Bad Movie Logo
"A website to the detriment of good film"
Custom Search
Welcome, Guest. Please login or register.
Did you miss your activation email?
September 20, 2019, 05:33:15 AM
630714 Posts in 48810 Topics by 6651 Members
Latest Member: Keganhype Forum  |  Information Exchange  |  Reader Comments  |  Tarantula « previous next »
Pages: [1] 2 3
Author Topic: Tarantula  (Read 55827 times)
« on: September 19, 1999, 11:28:32 PM »

I can't believe you went through the whole review
with out mentioning that this movie features a
young Clint Eastwood in one of his earliest film
appearences(Return Of The Creature being his first  
film apperance eve
Dave of MonsterIsland
« Reply #1 on: September 20, 1999, 02:33:06 PM »

Oh man...what a great cheesy 50's movie....I love this and the Deadly Mantis....oh and not to mention the Giant Gila Monster...all those great giant bug/monster movies from the 50's ruled!!!
« Reply #2 on: September 20, 1999, 03:17:10 PM »

I know a Tarantula walking over a blue-screen when I see one!
Dave of MonsterIsland
« Reply #3 on: September 20, 1999, 04:47:26 PM »

Here's the review I have posted on my cheesy movies site.


Dir: Jack Arnold

Yet another nifty fifties big bug extravaganza in glorious black and white!!! Loretta must admit a fondness for insects of almost
infinite kind--she often finds herself cheering for the bug, as in Deadly Mantis, that deadly dull b&w fifties delight reviewed not
too long ago. She thinks tarantulas most elegant and a little more deadly than the stunningly beautiful mantis. She kept hoping
her graphics sidekick would find a fiendishly delightful tarantula graphic, but . . . . She still worried about the fact that the
scriptwriters thought ONE big bug was enough in yet another fifties discussion of the insidious effect of the A-bomb unleashed.

In Tarantula, Leo G. Carroll poses as the mad-ish scientist running amok with one simple isotope. Loretta couldn't get enough
of the lab rats and guinea pigs as they filled their cages! Actually, the special effects are a class act here, almost rivaling those in
Them! . . . but Them! writers have the good sense to threaten the WORLD with an army of ants instead of one giant bug.

Loretta hooted any number of times as the one female star, Mara Corday--a statuesque Mamie Van Doren type, was given the
role of a scientist only to serve as handmaiden to our tall, dark, handsome country doctor of a hero, played by the
inesteemable John Agar. But . . . the special effects were stellar, given 1950's technology, and the action kept the narrative

Loretta thought it overkill that the entire ordnance of a squadron of bombers had to be dumped before our tarantula bit the
dust. She wonders if Clint Eastwood felt he had taken a giant step in bit parts from his earlier outing in Francis in the Navy!!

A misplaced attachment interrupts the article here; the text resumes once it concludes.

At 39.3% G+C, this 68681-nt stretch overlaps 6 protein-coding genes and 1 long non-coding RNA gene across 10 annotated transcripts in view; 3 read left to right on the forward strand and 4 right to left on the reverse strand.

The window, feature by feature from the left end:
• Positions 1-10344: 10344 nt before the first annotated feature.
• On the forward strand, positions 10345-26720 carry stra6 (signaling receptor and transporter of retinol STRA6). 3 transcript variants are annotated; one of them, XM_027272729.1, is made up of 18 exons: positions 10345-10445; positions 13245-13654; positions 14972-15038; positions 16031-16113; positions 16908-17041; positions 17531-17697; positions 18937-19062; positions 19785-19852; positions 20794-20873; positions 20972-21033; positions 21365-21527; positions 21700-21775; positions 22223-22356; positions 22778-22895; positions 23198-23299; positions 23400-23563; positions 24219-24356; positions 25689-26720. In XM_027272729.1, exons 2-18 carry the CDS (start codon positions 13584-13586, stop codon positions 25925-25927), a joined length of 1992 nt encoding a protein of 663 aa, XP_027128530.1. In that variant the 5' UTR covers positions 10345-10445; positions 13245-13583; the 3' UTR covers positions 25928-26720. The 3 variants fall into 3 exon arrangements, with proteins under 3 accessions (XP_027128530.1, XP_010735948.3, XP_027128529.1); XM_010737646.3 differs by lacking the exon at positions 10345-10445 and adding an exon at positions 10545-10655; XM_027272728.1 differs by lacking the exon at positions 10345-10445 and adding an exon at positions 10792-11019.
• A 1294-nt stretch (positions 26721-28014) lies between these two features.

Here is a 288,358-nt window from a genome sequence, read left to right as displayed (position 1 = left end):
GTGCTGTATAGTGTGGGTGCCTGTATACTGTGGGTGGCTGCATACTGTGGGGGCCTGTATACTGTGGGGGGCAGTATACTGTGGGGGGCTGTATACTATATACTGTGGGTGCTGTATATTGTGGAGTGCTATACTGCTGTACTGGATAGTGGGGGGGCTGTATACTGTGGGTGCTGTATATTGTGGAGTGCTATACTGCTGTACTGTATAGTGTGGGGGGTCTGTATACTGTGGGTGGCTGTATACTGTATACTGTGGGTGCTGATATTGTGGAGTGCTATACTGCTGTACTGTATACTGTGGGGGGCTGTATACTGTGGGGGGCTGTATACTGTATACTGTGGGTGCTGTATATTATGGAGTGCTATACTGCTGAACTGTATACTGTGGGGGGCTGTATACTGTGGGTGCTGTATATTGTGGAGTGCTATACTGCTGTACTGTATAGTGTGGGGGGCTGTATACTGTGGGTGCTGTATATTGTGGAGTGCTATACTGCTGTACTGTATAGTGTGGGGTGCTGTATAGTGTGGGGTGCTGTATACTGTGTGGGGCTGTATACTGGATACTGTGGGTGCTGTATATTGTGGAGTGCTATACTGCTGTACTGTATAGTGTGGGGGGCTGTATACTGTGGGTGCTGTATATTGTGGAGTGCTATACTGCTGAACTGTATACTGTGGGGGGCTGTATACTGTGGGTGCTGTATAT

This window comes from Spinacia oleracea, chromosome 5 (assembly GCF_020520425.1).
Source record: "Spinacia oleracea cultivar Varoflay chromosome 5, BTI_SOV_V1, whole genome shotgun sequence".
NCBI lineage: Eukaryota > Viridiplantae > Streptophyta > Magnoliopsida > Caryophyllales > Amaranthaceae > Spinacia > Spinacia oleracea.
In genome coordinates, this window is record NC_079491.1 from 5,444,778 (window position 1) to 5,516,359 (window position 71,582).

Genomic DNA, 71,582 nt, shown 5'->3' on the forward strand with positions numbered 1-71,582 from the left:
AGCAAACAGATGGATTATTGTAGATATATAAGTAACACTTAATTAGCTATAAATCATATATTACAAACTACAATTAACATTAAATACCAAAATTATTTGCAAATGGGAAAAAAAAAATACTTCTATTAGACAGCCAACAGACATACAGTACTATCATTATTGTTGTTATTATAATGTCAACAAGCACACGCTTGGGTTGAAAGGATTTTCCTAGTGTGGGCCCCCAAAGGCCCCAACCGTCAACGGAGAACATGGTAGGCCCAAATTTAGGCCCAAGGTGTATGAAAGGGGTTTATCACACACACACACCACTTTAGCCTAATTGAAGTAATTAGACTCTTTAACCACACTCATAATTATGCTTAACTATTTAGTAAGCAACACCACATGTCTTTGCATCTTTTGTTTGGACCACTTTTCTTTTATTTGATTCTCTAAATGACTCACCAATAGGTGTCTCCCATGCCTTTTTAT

Loretta sez . . . "Give 'em the vote & see what ya git, a lady scientist!? Oh my!!!

Dave sez. . . . .Did I distinictly hear that tarantula roaring like a lion!?!?
« Reply #4 on: September 21, 1999, 05:12:12 PM »

This was based on an episode of an old '50s TV show called "Tales of Tomorrow."
Paul westbrook
« Reply #5 on: November 09, 1999, 12:46:45 PM »

I love movie about giant bugs. Who does not? This is one of the all time greats. Giant spider invades small town suburbia, terrizes everyone, heroes try their darndest to kill the thing, to no avail. The doctor due to radiation sickness becomes deformed, as a result. Finally, a simple solution is employed, and the beast dies. Dont you just love it. Get this gem, along with The Deadly Mantis. That is a great double bill for a late night moviethon.
Chris K.
« Reply #6 on: April 12, 2000, 07:40:31 AM »

Special effects are the highlight(better than watching a boring STAR WARS flick) of this impressive 50's sci-fi film from Jack Arnold. This would be the insperation for EARTH VS. THE SPIDER(1958) and THE GIANT SPIDER INVASION(1975). Watch for Clint Eastwood as a jet piolt. Acting, cinematography, settings, and script are A+ standards, but the special effects cannot be beat.
Paul H.
« Reply #7 on: November 25, 2006, 04:09:49 PM »

This is absolutely my favorite big bug movie of all time. I grew up with this film back in the 60's, first owning it as a 5 minute quickie in the old 8mm home movie format, then taping the movie to listen to on a reel-to-reel tape recorder from The Late Late Show, and then finally buying it in VHS format a couple years back. What a classic flick. Who can forget the impressive special effects they accomplished on a meager budget. And the fantastic musical score still knocks me out. The scene where the horses sense something wrong just beyond the hill is truly creepy. Still gives me chills every time. I also dig The Deadly Mantis. Saw it at a Drive-In around 1961 when I was 6. I loved it, but didn't know what a mantis was then, so I thought it was a giant grasshopper!
« Reply #8 on: November 25, 2006, 04:10:12 PM »